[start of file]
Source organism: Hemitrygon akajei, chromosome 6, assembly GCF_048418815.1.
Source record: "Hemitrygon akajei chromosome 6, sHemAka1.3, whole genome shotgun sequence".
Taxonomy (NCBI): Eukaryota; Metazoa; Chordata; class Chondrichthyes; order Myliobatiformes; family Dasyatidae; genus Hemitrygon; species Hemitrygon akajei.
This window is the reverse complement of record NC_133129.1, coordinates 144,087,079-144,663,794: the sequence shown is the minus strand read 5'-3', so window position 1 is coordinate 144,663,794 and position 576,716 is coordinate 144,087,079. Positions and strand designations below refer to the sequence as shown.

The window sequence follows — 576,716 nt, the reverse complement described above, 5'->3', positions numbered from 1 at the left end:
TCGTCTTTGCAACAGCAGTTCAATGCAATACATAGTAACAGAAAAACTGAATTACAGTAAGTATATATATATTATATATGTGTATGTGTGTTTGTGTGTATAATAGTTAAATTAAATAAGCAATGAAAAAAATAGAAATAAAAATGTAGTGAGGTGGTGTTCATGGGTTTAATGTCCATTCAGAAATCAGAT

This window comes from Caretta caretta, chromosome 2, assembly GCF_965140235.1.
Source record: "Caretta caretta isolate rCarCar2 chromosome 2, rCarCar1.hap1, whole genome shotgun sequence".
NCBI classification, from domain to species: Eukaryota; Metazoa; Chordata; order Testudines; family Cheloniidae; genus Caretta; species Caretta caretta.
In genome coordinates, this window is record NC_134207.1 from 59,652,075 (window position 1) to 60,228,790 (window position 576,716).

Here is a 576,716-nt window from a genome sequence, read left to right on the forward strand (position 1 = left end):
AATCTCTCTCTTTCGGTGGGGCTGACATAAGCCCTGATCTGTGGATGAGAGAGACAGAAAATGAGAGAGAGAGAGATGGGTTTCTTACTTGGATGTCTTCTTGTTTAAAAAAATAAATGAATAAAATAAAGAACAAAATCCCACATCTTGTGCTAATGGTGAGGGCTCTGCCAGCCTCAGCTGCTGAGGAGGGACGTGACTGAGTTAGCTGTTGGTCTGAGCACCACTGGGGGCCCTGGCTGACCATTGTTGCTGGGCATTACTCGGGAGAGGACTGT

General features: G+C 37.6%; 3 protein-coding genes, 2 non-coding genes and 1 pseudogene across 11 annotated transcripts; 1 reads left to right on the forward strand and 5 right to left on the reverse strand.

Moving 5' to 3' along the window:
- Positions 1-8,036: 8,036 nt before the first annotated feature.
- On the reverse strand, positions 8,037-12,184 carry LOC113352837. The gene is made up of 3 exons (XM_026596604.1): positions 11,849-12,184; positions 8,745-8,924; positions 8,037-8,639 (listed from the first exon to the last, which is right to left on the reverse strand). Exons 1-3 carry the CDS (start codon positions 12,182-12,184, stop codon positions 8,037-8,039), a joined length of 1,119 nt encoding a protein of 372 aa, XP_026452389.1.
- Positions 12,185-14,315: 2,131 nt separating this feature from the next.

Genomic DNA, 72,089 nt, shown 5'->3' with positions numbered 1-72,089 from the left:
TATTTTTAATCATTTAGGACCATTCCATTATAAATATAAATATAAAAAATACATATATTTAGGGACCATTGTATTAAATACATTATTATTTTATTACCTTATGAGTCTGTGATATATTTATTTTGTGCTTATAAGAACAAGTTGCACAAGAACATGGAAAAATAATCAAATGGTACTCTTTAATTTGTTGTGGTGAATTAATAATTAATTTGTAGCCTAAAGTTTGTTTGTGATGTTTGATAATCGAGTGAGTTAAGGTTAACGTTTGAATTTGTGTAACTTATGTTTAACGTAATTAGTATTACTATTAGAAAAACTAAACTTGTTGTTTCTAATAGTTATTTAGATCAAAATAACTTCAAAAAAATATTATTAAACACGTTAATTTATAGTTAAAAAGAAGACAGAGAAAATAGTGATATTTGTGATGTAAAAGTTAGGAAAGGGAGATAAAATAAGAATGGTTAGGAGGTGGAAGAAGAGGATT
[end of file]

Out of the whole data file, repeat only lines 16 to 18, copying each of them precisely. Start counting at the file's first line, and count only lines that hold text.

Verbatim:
- On the reverse strand, positions 8,037-12,184 carry LOC113352837. The gene is made up of 3 exons (XM_026596604.1): positions 11,849-12,184; positions 8,745-8,924; positions 8,037-8,639 (listed from the first exon to the last, which is right to left on the reverse strand). Exons 1-3 carry the CDS (start codon positions 12,182-12,184, stop codon positions 8,037-8,039), a joined length of 1,119 nt encoding a protein of 372 aa, XP_026452389.1.
- Positions 12,185-14,315: 2,131 nt separating this feature from the next.

Genomic DNA, 72,089 nt, shown 5'->3' with positions numbered 1-72,089 from the left: